Sometime tonight – and you can wait until kickoff – you must decide if you want to root for Ben Roethlisberger.
He is the most polarizing figure in this Super Bowl. A guy who, but for a few blemishes, might be hailed as a big, likable, Will Ferrell-looking quarterback seeking a third Super Bowl ring and a ticket into the pantheon of NFL legends.
Ah. But those blemishes. Not small. Twice accused of sexual assault. Lurid stories about a casino host cornered in his hotel room and a college student coerced in a bar bathroom. Alcohol. Partying. A coach who admitted he was “highly concerned” for his franchise quarterback.
Even though no criminal charges were ultimately filed, Roethlisberger began this season suspended for his behavior. He missed the first four games of the season, a kid locked away in study hall. Then, not many were cheering his return.
But sports is sports, and the ultimate evaluation is what you do on the field. So Michael Vick, once the most hated man in football, came out of prison, played his rear end off and was cheered deliriously by Philadelphians, the toughest of fans. Santonio Holmes was traded by the Steelers last year after bad behavior and had to sit out four games, same as Roethlisberger, for violating the NFL’s substance-abuse policy. Yet he played brilliantly for the New York Jets this season, and almost made it to today’s Super Bowl XLV.
Now here’s Roethlisberger, who is back and winning and throwing touchdowns and, of course, in the harsh light of the Super Bowl media, saying all the right things.
The question is: Do you believe him?
Calling out the right signals
Here is a sampling of how Roethlisberger handled the media this past week:
“When you’re faced with challenges, you find ways to overcome them…”
“I’m counting my blessings, being thankful for every day…”
“I just try to … be the best person I can be, the best son, and Christian…”
“People ask you, ÂWhat do you want on your obituary, your tombstone?… That he’s a good person, a God-fearing person that was loyal to his family and put family first, family and God first…'”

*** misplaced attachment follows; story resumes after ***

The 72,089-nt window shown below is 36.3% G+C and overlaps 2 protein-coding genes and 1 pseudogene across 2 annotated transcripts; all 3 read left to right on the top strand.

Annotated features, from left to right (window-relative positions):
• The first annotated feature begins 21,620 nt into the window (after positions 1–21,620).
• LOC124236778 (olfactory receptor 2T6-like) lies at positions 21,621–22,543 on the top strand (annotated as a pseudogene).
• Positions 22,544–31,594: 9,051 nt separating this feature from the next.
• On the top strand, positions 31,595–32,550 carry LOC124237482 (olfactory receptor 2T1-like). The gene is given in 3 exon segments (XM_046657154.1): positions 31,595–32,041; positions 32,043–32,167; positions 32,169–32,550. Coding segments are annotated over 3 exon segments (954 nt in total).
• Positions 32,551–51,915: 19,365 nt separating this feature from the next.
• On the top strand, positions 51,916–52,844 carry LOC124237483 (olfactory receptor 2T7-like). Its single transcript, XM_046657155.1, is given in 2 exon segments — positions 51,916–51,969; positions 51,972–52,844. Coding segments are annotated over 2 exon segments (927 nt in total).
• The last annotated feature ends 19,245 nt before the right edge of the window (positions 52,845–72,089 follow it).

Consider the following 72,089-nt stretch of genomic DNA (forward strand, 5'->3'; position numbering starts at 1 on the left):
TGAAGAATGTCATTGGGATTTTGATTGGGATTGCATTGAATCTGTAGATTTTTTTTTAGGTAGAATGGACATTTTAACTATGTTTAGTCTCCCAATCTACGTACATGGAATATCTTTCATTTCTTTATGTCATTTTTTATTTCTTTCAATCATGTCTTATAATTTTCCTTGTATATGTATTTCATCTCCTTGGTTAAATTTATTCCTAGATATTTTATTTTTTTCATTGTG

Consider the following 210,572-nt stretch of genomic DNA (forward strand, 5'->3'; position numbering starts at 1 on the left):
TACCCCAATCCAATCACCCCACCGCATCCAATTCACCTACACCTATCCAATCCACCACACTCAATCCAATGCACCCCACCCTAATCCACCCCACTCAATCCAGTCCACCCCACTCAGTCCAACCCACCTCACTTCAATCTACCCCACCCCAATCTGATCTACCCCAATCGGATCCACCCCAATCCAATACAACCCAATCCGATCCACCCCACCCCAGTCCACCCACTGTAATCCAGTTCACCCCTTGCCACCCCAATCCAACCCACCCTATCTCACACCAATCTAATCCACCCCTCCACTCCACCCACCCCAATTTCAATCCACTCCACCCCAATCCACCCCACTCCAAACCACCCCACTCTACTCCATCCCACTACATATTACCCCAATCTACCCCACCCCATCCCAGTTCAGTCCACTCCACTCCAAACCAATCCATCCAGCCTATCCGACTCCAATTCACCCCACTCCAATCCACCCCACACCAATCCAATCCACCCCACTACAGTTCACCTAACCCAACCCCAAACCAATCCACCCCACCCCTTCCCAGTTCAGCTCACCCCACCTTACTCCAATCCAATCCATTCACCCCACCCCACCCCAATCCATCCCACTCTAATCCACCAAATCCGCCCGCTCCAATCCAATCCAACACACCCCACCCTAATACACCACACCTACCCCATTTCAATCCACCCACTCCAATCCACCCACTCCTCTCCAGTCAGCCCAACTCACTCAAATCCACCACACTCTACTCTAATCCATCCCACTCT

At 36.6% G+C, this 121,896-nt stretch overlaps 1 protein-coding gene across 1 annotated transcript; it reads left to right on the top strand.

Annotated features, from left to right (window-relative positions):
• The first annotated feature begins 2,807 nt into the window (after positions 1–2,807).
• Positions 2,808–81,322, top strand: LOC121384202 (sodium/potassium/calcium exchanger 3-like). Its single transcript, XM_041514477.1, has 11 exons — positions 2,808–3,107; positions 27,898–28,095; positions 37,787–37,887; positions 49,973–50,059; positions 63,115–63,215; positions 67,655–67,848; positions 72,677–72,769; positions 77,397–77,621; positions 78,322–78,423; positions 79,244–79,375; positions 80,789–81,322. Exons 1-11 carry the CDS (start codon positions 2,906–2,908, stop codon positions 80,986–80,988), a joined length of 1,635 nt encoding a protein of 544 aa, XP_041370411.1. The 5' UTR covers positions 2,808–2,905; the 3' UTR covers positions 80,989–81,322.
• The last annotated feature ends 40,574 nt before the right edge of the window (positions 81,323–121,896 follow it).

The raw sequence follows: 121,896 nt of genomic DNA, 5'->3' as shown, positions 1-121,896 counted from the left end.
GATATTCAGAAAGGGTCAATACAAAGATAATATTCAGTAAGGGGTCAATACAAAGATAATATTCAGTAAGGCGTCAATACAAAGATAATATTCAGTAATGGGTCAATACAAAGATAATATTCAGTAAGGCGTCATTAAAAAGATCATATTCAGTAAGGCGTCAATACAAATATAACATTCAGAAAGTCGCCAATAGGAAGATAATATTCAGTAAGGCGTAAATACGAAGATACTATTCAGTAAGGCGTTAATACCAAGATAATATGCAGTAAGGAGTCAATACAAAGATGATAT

None of these sweet summations jibes with those famous photos of Big Ben partying hard and hugging several beautiful women. None of them jibes with the accusations of him encouraging alcohol shots to that college student and then getting busy with her in a bathroom (an act Roethlisberger admitted, although he claimed it was consensual and never consummated).
Anyone can say the word “God.” But that’s the dilemma in today’s sports world, isn’t it? Do you believe the worst or do you believe the latest? When an athlete invokes faith, he immediately will be embraced by a certain forgiving segment of the public, even if he draws eye-rolls from another.
But when he takes his first snap tonight, with maybe 160 million people watching, are you cheering or booing?
All about our rooting interests
As a sports writer, I have an easy out. I don’t cheer. I am there to watch it unfold. But I also have learned it’s silly to expect choirboy behavior from men who get paid to behave like beasts.
Roethlisberger, 28, is not the first quarterback to be a boor in a bar, and he won’t be the last. He’s not the first to seek counsel on crafting answers to Super Bowl media, then talk about faith and family.
He says he has learned a lesson? We’ll see. You have a sneaking suspicion he’s just waiting until no one’s looking to get his party hat on? We’ll see. He ultimately was not charged with anything (although you always wonder, both ways, in sexual assault accusations). And he hasn’t been in trouble since he returned. Either you believe in the better angels of man’s nature, or you don’t.
But it is becoming too common an issue in sports, a disturbing decision you must make more and more. Do you root for or against a Kobe Bryant (rape charge), a Ray Lewis (once indicted for murder), a Vick, a Roethlisberger, or so many others with incidents and charges that make you wonder if they were victims of their fame, or beneficiaries?
Want him to win? Want him to lose?
Contact Mitch Albom: 313-223-4581 or firstname.lastname@example.org. Catch “The Mitch Albom Show” 5-7 p.m. weekdays on WJR-AM (760).